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Discussion in 'Stratocaster Discussion Forum' started by Wound_Up, Jun 4, 2021.
My roasted maple shaft/rosewood fretboard sounds brighter than my roasted maple shaft/ebony board
If I'm playing within my comfort zone it makes no difference. If I'm playing at the limit of my ability then I need to look at the board and the greater contrast provided by darker woods is helpful.
Rosewood - all my guitars have rosewood fretboards except one custom made tele; that one's packed with resin (phenolic) fretboard&nut...pretty interesting feel with lot of sustain, no tear or wear visible for the last 20 years of use and actually no maintenance (just a dry cloth during regular string changes)...
I'll say it again: Maple. Always maple, on any guitar
Rosewood is my preference. But I base it on the esthetic blend with the body color/finish.
Ebony. Tone! Tone! Tone!
I was getting an Am Pro II and fell for the black. But I just didn't like the look of the maple board. Ended up with 3-color sunburst with rosewood. I doubt there is any difference in sound that I can distinguish, but the looks of it makes me perhaps happier with it. So i play it more often. So for me, it matters.
Was buying a used car. Salesman asks what color I'd like. I explain that color is irrelevant, but age, milage, owners etc is relevant.
He asked again. I told him again.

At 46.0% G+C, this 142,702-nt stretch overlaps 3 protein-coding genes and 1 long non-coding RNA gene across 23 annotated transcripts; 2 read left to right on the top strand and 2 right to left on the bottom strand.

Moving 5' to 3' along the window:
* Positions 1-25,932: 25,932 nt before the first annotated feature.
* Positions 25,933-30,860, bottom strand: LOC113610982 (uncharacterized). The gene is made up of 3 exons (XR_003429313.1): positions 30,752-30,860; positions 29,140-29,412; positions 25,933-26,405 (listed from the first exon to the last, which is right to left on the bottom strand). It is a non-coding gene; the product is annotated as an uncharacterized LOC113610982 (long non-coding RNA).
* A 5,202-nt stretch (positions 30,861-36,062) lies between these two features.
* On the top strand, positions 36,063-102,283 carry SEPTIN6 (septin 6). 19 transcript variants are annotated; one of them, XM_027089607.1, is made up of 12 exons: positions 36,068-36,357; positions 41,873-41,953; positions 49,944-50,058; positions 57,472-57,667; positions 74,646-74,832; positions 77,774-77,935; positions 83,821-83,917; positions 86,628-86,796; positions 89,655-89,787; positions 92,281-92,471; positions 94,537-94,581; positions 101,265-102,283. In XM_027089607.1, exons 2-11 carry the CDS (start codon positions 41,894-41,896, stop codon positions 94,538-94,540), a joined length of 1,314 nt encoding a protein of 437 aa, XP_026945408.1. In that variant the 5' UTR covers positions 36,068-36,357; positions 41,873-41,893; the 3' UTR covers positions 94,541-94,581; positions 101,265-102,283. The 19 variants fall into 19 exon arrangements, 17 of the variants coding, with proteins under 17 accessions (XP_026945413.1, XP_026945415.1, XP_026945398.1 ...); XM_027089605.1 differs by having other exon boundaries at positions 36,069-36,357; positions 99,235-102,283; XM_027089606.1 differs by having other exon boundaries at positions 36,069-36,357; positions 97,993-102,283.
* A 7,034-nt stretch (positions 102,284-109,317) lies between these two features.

Ended up with a model and make and I heard myself ask "But do you have it in light grey?"
I like maple because the same action looks lower on maple than it does on rosewood... Yeah I'm like that...
Also the best two necks I ever had, tonewise, were maple. I don't think they affected the tone or EQ per se, but maple just seems to ring out MORE.
I have rosewood, maple, ebony, and black walnut in my collection. I'm pretty comfortable with all of them, no real favorite.
Thanks. I wonder if Fender puts boat laquer on the Jako bass fretboards.
Pau ferro and Jatoba have been growing on me... (pun intended)
Edit: Pau Ferro is a very dense and hard wood that was the main source of exploitation from Portuguese conquerers when they found Brazil in 1500's. They pretty much cleaned the coast out of it.
TBH, I like tall narrow frets and couldn't care less what material is the fretboard if the guitar plays nicely.
Is that a white dog hair on that board?
A scratch I had to fix. Did it cleaning the slots. Doh.
I’d like to get another telecaster and a blonde byrdland at some point.
I also recommend people who like lobster to try Florida lobster, which, I personally find has more flavor than Maine lobster.
For some guitars maple fretboard works. Rosewood and a harder darkwood work for really all of them. The rest of the darkwoods, we know that's based on availability & whether a wood species is banned because of species extinction and waiting for trees to grow again without ruining the environment. For me, I'd rather periodically oil a Rosewood fretboard for maintenance as opposed to a maple neck compressing and showing that finger traffic for wear & tear.
I like the Indian Laurel they are using on current model Epiphones.
But a nice C neck profile is what I like. If the neck feels good I don't really care what fretboard material is used.